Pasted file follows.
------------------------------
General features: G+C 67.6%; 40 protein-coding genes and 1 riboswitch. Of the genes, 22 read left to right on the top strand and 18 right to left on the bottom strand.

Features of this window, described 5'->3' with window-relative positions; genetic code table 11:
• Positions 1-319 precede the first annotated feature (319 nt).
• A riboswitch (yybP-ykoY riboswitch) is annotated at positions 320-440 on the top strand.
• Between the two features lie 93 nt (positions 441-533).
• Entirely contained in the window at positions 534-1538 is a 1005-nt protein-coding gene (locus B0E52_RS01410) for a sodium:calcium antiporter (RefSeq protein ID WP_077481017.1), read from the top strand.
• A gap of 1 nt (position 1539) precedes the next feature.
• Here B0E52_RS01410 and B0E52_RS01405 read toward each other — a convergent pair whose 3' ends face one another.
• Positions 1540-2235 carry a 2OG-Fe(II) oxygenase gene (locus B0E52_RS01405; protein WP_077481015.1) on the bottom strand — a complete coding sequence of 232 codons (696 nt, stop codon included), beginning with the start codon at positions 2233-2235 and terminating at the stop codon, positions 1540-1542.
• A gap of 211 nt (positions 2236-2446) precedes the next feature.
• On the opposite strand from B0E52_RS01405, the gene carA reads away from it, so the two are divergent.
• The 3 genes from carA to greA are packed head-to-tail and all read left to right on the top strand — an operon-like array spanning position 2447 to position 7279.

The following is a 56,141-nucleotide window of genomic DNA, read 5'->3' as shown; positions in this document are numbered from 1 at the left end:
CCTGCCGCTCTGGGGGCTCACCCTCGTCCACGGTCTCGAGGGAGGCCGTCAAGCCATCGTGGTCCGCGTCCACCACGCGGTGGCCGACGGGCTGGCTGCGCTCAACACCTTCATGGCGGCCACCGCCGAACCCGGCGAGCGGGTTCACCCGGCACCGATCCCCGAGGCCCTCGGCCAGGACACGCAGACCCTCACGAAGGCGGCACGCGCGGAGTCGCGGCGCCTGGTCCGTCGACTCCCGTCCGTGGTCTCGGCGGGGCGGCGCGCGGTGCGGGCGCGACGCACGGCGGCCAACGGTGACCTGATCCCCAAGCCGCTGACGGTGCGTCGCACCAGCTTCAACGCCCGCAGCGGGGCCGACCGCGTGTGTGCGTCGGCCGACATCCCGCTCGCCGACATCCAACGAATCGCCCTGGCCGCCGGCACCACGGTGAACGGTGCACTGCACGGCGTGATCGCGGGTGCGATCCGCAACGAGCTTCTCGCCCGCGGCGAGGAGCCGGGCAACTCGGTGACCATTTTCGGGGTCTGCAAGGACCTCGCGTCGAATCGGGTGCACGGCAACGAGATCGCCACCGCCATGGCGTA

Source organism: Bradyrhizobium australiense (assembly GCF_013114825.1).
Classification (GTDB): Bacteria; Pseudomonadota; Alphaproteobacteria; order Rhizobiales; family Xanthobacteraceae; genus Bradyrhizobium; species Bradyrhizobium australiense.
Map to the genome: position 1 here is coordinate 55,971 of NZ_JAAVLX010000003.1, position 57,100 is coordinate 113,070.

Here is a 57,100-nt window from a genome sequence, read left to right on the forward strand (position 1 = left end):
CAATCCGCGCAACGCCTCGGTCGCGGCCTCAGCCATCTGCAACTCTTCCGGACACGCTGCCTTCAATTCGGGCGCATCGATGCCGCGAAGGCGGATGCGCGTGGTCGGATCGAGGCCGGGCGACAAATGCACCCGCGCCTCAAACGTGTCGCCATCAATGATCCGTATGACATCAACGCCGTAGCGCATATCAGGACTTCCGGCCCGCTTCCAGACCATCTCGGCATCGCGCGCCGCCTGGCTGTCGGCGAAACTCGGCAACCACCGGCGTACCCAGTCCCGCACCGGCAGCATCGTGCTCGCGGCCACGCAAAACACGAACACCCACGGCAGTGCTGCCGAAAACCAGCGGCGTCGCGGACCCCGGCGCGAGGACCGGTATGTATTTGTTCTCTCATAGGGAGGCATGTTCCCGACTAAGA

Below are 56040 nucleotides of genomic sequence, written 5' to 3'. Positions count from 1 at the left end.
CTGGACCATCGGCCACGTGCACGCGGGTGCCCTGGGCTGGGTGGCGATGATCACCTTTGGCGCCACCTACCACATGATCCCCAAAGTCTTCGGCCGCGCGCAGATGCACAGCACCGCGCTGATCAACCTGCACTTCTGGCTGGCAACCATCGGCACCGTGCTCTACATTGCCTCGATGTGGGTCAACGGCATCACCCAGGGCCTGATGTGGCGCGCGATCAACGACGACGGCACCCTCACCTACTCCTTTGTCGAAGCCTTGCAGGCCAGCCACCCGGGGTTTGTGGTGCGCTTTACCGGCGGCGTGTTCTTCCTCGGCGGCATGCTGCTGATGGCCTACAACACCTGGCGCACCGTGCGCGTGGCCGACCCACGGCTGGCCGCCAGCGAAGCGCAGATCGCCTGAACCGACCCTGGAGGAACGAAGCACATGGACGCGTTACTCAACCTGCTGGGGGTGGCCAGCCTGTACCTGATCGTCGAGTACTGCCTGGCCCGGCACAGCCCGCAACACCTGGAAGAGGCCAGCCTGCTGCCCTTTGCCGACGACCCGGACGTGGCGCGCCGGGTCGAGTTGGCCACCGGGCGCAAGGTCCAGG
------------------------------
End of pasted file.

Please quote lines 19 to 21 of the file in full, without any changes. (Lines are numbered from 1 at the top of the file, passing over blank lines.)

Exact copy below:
CAATCCGCGCAACGCCTCGGTCGCGGCCTCAGCCATCTGCAACTCTTCCGGACACGCTGCCTTCAATTCGGGCGCATCGATGCCGCGAAGGCGGATGCGCGTGGTCGGATCGAGGCCGGGCGACAAATGCACCCGCGCCTCAAACGTGTCGCCATCAATGATCCGTATGACATCAACGCCGTAGCGCATATCAGGACTTCCGGCCCGCTTCCAGACCATCTCGGCATCGCGCGCCGCCTGGCTGTCGGCGAAACTCGGCAACCACCGGCGTACCCAGTCCCGCACCGGCAGCATCGTGCTCGCGGCCACGCAAAACACGAACACCCACGGCAGTGCTGCCGAAAACCAGCGGCGTCGCGGACCCCGGCGCGAGGACCGGTATGTATTTGTTCTCTCATAGGGAGGCATGTTCCCGACTAAGA

Below are 56040 nucleotides of genomic sequence, written 5' to 3'. Positions count from 1 at the left end.
CTGGACCATCGGCCACGTGCACGCGGGTGCCCTGGGCTGGGTGGCGATGATCACCTTTGGCGCCACCTACCACATGATCCCCAAAGTCTTCGGCCGCGCGCAGATGCACAGCACCGCGCTGATCAACCTGCACTTCTGGCTGGCAACCATCGGCACCGTGCTCTACATTGCCTCGATGTGGGTCAACGGCATCACCCAGGGCCTGATGTGGCGCGCGATCAACGACGACGGCACCCTCACCTACTCCTTTGTCGAAGCCTTGCAGGCCAGCCACCCGGGGTTTGTGGTGCGCTTTACCGGCGGCGTGTTCTTCCTCGGCGGCATGCTGCTGATGGCCTACAACACCTGGCGCACCGTGCGCGTGGCCGACCCACGGCTGGCCGCCAGCGAAGCGCAGATCGCCTGAACCGACCCTGGAGGAACGAAGCACATGGACGCGTTACTCAACCTGCTGGGGGTGGCCAGCCTGTACCTGATCGTCGAGTACTGCCTGGCCCGGCACAGCCCGCAACACCTGGAAGAGGCCAGCCTGCTGCCCTTTGCCGACGACCCGGACGTGGCGCGCCGGGTCGAGTTGGCCACCGGGCGCAAGGTCCAGG